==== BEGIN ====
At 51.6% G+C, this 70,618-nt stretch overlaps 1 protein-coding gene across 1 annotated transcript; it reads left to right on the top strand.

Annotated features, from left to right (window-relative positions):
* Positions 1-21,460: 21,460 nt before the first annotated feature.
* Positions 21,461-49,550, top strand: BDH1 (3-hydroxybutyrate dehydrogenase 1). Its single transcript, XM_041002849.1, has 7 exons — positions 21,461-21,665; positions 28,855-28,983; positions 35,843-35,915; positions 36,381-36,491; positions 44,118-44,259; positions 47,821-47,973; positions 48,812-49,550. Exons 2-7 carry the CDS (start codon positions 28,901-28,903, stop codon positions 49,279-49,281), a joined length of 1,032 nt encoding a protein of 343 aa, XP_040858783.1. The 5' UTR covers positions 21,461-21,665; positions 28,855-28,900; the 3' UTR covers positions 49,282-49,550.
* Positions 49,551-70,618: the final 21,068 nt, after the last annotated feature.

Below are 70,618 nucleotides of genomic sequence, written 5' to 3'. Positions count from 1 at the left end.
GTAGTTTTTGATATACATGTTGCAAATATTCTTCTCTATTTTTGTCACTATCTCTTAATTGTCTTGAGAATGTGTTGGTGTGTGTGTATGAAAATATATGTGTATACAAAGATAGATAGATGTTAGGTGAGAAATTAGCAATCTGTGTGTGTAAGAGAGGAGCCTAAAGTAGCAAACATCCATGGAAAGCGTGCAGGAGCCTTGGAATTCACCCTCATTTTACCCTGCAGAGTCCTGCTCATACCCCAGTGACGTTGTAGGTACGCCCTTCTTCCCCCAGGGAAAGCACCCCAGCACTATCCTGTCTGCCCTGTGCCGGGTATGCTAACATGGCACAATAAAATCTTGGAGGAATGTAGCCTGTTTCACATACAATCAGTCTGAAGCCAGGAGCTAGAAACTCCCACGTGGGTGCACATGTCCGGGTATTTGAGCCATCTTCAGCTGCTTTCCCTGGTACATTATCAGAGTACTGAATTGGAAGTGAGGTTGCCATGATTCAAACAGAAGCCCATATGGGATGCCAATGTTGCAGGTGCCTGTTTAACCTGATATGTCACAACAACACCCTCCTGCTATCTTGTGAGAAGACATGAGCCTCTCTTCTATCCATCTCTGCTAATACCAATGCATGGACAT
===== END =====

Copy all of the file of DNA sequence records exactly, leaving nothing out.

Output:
At 51.6% G+C, this 70,618-nt stretch overlaps 1 protein-coding gene across 1 annotated transcript; it reads left to right on the top strand.

Annotated features, from left to right (window-relative positions):
* Positions 1-21,460: 21,460 nt before the first annotated feature.
* Positions 21,461-49,550, top strand: BDH1 (3-hydroxybutyrate dehydrogenase 1). Its single transcript, XM_041002849.1, has 7 exons — positions 21,461-21,665; positions 28,855-28,983; positions 35,843-35,915; positions 36,381-36,491; positions 44,118-44,259; positions 47,821-47,973; positions 48,812-49,550. Exons 2-7 carry the CDS (start codon positions 28,901-28,903, stop codon positions 49,279-49,281), a joined length of 1,032 nt encoding a protein of 343 aa, XP_040858783.1. The 5' UTR covers positions 21,461-21,665; positions 28,855-28,900; the 3' UTR covers positions 49,282-49,550.
* Positions 49,551-70,618: the final 21,068 nt, after the last annotated feature.

Below are 70,618 nucleotides of genomic sequence, written 5' to 3'. Positions count from 1 at the left end.
GTAGTTTTTGATATACATGTTGCAAATATTCTTCTCTATTTTTGTCACTATCTCTTAATTGTCTTGAGAATGTGTTGGTGTGTGTGTATGAAAATATATGTGTATACAAAGATAGATAGATGTTAGGTGAGAAATTAGCAATCTGTGTGTGTAAGAGAGGAGCCTAAAGTAGCAAACATCCATGGAAAGCGTGCAGGAGCCTTGGAATTCACCCTCATTTTACCCTGCAGAGTCCTGCTCATACCCCAGTGACGTTGTAGGTACGCCCTTCTTCCCCCAGGGAAAGCACCCCAGCACTATCCTGTCTGCCCTGTGCCGGGTATGCTAACATGGCACAATAAAATCTTGGAGGAATGTAGCCTGTTTCACATACAATCAGTCTGAAGCCAGGAGCTAGAAACTCCCACGTGGGTGCACATGTCCGGGTATTTGAGCCATCTTCAGCTGCTTTCCCTGGTACATTATCAGAGTACTGAATTGGAAGTGAGGTTGCCATGATTCAAACAGAAGCCCATATGGGATGCCAATGTTGCAGGTGCCTGTTTAACCTGATATGTCACAACAACACCCTCCTGCTATCTTGTGAGAAGACATGAGCCTCTCTTCTATCCATCTCTGCTAATACCAATGCATGGACAT